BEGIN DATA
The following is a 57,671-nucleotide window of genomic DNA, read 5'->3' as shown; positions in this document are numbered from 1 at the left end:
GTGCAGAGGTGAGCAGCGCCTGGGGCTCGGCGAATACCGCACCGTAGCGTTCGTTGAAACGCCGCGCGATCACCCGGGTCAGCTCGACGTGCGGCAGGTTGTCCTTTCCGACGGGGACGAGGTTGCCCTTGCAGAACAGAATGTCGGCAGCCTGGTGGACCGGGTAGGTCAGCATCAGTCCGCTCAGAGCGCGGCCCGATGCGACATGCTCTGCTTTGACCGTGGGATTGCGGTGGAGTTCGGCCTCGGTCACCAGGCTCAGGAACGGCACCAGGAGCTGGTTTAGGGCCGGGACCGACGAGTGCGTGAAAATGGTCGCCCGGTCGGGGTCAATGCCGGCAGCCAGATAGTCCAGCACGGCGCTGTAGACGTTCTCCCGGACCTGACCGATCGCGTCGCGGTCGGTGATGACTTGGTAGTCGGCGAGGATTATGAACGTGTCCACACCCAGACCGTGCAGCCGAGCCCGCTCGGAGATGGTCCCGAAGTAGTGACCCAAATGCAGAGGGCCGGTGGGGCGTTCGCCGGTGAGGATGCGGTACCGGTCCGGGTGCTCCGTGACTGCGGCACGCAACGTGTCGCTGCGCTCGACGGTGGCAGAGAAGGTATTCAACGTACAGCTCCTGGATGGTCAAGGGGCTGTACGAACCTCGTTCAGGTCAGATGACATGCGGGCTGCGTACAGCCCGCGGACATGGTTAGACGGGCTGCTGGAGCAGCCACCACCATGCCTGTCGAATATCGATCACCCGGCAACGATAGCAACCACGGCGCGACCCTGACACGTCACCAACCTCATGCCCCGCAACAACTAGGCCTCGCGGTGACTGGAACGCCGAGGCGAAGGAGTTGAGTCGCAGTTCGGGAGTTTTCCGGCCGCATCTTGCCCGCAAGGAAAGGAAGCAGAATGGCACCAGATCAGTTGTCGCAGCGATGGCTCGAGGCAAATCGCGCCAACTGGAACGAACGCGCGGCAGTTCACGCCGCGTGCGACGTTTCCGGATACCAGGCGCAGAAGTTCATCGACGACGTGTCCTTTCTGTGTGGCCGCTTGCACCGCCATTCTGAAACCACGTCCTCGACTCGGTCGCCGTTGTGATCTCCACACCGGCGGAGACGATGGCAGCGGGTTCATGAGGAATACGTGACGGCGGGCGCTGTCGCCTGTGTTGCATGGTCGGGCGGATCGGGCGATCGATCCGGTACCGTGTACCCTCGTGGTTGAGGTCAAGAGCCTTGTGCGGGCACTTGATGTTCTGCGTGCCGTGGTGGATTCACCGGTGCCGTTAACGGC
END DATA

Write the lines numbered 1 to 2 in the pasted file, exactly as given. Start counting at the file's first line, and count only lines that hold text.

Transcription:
The following is a 57,671-nucleotide window of genomic DNA, read 5'->3' as shown; positions in this document are numbered from 1 at the left end:
GTGCAGAGGTGAGCAGCGCCTGGGGCTCGGCGAATACCGCACCGTAGCGTTCGTTGAAACGCCGCGCGATCACCCGGGTCAGCTCGACGTGCGGCAGGTTGTCCTTTCCGACGGGGACGAGGTTGCCCTTGCAGAACAGAATGTCGGCAGCCTGGTGGACCGGGTAGGTCAGCATCAGTCCGCTCAGAGCGCGGCCCGATGCGACATGCTCTGCTTTGACCGTGGGATTGCGGTGGAGTTCGGCCTCGGTCACCAGGCTCAGGAACGGCACCAGGAGCTGGTTTAGGGCCGGGACCGACGAGTGCGTGAAAATGGTCGCCCGGTCGGGGTCAATGCCGGCAGCCAGATAGTCCAGCACGGCGCTGTAGACGTTCTCCCGGACCTGACCGATCGCGTCGCGGTCGGTGATGACTTGGTAGTCGGCGAGGATTATGAACGTGTCCACACCCAGACCGTGCAGCCGAGCCCGCTCGGAGATGGTCCCGAAGTAGTGACCCAAATGCAGAGGGCCGGTGGGGCGTTCGCCGGTGAGGATGCGGTACCGGTCCGGGTGCTCCGTGACTGCGGCACGCAACGTGTCGCTGCGCTCGACGGTGGCAGAGAAGGTATTCAACGTACAGCTCCTGGATGGTCAAGGGGCTGTACGAACCTCGTTCAGGTCAGATGACATGCGGGCTGCGTACAGCCCGCGGACATGGTTAGACGGGCTGCTGGAGCAGCCACCACCATGCCTGTCGAATATCGATCACCCGGCAACGATAGCAACCACGGCGCGACCCTGACACGTCACCAACCTCATGCCCCGCAACAACTAGGCCTCGCGGTGACTGGAACGCCGAGGCGAAGGAGTTGAGTCGCAGTTCGGGAGTTTTCCGGCCGCATCTTGCCCGCAAGGAAAGGAAGCAGAATGGCACCAGATCAGTTGTCGCAGCGATGGCTCGAGGCAAATCGCGCCAACTGGAACGAACGCGCGGCAGTTCACGCCGCGTGCGACGTTTCCGGATACCAGGCGCAGAAGTTCATCGACGACGTGTCCTTTCTGTGTGGCCGCTTGCACCGCCATTCTGAAACCACGTCCTCGACTCGGTCGCCGTTGTGATCTCCACACCGGCGGAGACGATGGCAGCGGGTTCATGAGGAATACGTGACGGCGGGCGCTGTCGCCTGTGTTGCATGGTCGGGCGGATCGGGCGATCGATCCGGTACCGTGTACCCTCGTGGTTGAGGTCAAGAGCCTTGTGCGGGCACTTGATGTTCTGCGTGCCGTGGTGGATTCACCGGTGCCGTTAACGGC